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Congratulations on taking the first step toward establishing your equine hoof-care business.
Farrier school is a great start, but your education doesn’t stop with your name on a diploma.
“I was taught everything that I needed to know to begin my career as a farrier,” says Mark Hickcox, a Red Lodge, Mont., farrier who graduated from the 24-week program at Heartland Horseshoeing School in Lamar, Mo. “This is the foundation, then it’s clinics, conferences, certifications, competitions and input from more seasoned farriers that are vital to continue improving.”
There’s so much more to learn, and it’s up to you to build on that foundation. Much of the continuing education that you’ll find focuses on the equine hoof capsule — as it should. After all, you didn’t choose this profession to balance budgets, track inventory and chase clients who haven’t paid their bills. Yet it’s important to avoid neglecting the business side of your practice.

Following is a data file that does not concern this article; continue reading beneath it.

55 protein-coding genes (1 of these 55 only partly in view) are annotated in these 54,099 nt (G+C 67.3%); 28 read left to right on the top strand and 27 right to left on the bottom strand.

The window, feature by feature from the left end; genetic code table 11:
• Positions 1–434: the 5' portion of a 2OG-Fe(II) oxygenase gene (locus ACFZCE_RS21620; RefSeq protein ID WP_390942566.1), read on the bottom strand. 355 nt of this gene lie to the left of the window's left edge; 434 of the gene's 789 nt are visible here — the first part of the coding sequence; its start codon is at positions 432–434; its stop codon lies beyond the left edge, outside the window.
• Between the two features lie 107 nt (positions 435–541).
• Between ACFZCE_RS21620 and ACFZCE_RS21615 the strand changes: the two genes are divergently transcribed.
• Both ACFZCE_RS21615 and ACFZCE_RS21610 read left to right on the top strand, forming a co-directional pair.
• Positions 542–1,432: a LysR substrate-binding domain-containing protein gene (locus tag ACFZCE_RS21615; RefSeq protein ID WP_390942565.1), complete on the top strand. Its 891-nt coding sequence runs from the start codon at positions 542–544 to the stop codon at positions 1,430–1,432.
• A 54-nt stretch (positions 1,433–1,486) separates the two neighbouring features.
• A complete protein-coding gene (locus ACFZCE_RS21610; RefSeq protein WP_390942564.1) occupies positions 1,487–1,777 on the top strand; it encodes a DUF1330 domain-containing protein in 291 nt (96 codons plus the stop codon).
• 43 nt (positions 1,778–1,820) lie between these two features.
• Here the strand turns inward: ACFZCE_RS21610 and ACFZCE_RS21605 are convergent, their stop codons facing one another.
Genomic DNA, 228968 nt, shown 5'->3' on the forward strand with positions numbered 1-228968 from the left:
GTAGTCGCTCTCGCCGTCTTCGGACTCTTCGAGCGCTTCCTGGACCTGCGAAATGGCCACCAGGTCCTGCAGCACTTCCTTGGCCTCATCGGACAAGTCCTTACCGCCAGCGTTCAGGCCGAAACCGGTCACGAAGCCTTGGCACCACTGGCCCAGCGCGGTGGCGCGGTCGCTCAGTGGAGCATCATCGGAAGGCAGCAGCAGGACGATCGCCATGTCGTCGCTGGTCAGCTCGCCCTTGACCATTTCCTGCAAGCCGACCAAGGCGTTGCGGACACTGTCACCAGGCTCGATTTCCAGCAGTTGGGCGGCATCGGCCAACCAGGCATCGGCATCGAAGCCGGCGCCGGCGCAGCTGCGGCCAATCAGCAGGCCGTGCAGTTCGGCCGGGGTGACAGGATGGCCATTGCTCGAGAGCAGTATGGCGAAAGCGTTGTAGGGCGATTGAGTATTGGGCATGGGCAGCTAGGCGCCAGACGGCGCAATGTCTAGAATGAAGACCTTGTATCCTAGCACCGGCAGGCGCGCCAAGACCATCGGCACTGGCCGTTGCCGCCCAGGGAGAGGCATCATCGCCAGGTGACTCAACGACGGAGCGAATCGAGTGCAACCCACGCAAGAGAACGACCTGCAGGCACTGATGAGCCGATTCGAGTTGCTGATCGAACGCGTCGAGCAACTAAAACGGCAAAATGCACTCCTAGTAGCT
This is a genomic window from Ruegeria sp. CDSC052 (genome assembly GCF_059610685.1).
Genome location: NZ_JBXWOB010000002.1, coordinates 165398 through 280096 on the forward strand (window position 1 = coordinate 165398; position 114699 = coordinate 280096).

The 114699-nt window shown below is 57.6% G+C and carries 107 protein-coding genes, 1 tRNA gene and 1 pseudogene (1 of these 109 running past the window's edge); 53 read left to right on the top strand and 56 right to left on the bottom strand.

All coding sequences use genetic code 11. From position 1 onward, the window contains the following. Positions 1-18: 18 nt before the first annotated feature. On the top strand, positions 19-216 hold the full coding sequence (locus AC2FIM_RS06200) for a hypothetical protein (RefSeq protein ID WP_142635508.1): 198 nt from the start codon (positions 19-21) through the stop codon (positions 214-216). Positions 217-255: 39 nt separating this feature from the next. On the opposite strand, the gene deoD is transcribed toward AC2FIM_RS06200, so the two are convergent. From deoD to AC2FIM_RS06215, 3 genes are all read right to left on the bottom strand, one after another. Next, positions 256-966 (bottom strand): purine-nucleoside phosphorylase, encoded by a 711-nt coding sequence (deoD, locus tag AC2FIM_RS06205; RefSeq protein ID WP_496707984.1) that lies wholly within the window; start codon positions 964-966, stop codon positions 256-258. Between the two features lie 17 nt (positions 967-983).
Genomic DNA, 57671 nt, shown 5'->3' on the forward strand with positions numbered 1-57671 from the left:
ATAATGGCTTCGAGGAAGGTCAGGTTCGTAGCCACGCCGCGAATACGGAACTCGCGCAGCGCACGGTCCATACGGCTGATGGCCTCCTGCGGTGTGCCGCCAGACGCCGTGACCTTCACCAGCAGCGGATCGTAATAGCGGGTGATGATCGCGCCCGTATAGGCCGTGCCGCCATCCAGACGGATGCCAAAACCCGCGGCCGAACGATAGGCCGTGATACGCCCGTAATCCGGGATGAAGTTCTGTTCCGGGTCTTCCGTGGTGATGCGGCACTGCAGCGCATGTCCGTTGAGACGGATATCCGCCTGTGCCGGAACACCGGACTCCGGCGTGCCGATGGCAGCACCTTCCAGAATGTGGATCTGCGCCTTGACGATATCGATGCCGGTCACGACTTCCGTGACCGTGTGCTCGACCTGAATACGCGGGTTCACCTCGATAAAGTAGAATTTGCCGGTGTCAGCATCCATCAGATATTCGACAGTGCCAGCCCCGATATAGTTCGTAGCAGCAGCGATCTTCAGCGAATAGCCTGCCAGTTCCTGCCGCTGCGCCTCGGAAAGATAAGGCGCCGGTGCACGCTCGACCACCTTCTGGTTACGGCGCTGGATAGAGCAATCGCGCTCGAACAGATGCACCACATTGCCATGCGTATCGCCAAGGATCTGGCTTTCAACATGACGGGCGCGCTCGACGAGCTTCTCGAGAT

In a recent survey, American Farriers Journal asked farriers to identify the one thing they wish they’d learned to help their careers. As you’ll read in "What I Wish They’d Taught In Farrier School", more than one-quarter of them wanted more instruction on the business side of operating a farrier business.
“I’m afraid too many shoers fail because they don’t know how to manage their business,” says John Russell, a Sonoita, Ariz., farrier. “Most small businesses fail — about 90% — due to mismanagement.”
The farrier industry is incredibly generous. Its members want you…